Grantham lecture on life in wartime Paris to support the Red Cross
A lecture on life in Paris during The Second World War will raise money for the Red Cross.
The event has been organised by the President of the Lincolnshire branch of the Red Cross Penny Hedley Lewis.
It will be given by Anne Sebba, the author of Les Parisiennes: how women in Paris lived, loved and died in the 1940s, and will be held on Tuesday, November 8, at 7pm, at the British Red Cross, Unity House, 22 Tollemache Road (South), Spittlegate Level, Grantham, NG31 7UH.
Tickets are £16 and are available from Jean Goddard on email@example.com or 0345 054 7171.
Anne’s lecture opens with a magnificent surrealist circus ball held by Elsie de Wolfe at the magnificent Villa Trianon, a Louis XV chateau in the grounds of the Palace of Versailles. Many of the guests there could not believe that war is imminent but, in a different part of Paris, thousands of refugees such as Miriam Sandzer are only too aware that they must escape as soon as they can, but how?
By 1940, following the swift defeat by Germany, Chanel moved into the Ritz with her German lover as wartime Paris became a city of women. The men were either prisoners of war in Germany, with de Gaulle and the Free French in London or in hiding. Several British women working as secret agents began living clandestinely in the city escorting downed Allied airmen from one safe house to another.
Women were essential because they attracted less attention and many of those who joined Winston Churchill’s secret army of SOE (special operations executive), first had to get to Britain for training before being flown back in. Most, such as Violet Szabo and the Indian princess, Noor Inayat Khan, were caught and tortured. Few survived.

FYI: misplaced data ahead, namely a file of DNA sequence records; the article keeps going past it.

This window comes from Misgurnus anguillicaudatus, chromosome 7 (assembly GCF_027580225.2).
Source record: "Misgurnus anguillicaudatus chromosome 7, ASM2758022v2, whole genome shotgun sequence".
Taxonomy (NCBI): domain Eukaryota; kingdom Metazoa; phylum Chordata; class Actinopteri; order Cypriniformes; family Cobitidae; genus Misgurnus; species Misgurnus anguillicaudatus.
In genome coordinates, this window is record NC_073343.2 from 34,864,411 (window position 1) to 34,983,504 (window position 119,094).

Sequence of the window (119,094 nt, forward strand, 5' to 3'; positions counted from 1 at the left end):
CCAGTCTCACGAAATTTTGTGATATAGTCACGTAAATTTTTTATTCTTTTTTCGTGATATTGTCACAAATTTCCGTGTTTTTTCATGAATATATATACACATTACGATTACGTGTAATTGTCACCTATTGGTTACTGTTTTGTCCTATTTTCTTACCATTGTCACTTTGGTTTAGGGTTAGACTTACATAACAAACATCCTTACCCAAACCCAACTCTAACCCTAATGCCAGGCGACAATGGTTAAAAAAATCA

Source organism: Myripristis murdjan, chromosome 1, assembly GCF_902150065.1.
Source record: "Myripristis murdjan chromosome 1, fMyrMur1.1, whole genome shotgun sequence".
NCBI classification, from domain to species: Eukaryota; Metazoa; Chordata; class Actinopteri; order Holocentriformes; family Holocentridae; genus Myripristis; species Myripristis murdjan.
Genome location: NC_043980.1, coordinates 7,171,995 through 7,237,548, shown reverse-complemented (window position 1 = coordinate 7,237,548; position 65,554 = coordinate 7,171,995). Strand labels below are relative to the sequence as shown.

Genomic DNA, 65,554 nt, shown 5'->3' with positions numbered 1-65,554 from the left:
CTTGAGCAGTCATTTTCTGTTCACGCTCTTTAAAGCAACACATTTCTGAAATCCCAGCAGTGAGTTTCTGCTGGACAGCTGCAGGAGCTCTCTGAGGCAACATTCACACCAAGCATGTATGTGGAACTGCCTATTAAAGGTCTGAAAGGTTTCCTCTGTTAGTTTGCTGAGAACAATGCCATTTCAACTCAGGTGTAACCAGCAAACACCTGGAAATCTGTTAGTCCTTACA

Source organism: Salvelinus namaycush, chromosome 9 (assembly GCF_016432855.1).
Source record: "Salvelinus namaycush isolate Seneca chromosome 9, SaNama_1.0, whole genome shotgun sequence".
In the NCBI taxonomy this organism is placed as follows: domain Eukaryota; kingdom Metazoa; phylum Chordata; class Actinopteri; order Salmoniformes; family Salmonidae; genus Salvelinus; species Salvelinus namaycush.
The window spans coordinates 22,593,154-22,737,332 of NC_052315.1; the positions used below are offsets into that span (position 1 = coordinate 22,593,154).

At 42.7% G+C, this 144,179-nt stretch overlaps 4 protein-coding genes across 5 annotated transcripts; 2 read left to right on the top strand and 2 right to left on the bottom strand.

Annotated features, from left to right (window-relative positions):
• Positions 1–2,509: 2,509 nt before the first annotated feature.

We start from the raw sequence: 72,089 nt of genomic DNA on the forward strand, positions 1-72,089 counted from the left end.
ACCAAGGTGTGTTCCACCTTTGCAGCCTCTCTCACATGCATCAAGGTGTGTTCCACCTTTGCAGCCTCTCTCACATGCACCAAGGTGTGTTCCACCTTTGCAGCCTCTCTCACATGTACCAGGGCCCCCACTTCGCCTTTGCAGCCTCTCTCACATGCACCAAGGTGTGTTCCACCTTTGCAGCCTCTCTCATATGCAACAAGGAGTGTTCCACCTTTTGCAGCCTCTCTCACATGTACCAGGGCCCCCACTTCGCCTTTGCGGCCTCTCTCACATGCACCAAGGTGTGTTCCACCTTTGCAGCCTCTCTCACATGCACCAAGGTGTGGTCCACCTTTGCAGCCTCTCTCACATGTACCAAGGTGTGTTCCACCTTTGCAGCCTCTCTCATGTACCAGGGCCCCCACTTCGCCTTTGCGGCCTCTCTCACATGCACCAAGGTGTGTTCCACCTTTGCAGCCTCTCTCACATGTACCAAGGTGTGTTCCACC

While these women were leading highly dangerous lives, actors were performing at the Comédie Française and the Wagnerian, Germaine Lubin, singing at the Opera House as the Germans wanted to create an illusion that everything was carrying on as normal. The wealthy heiress and keen horsewoman Beatrice de Camondo foolishly believed it was and since her family had already given so much to the state, including her magnificent home, she would be safe.
Alongside the creativity of jewellers such as Cartier and Van Cleef, designers including Jeanne Lanvin and Maggie Rouff ware flourishing partly because they were making costumes for stage and screen as well as gowns and jewels for the wives of German officers. But at the same time the brilliant story teller Irène Nemirovsky, author of Suite Française, was sent to her death.
After the war, American and British diplomats, tourists and secretaries flooded in to Paris. There were cultural, diplomatic and economic initiatives - as well as affairs - and in 1947 Paris celebrated Christian Dior’s New Look.
The lecture ends with two Americans arriving in Paris for short stays with dramatic results; Julia Child, a former diplomat discovered French cuisine and wrote a ground-breaking book about it while Jacqueline Bouvier stayed with a countess, a war widow in hard times who had survived a camp, and discovered the Parisian style for which she was forever renowned.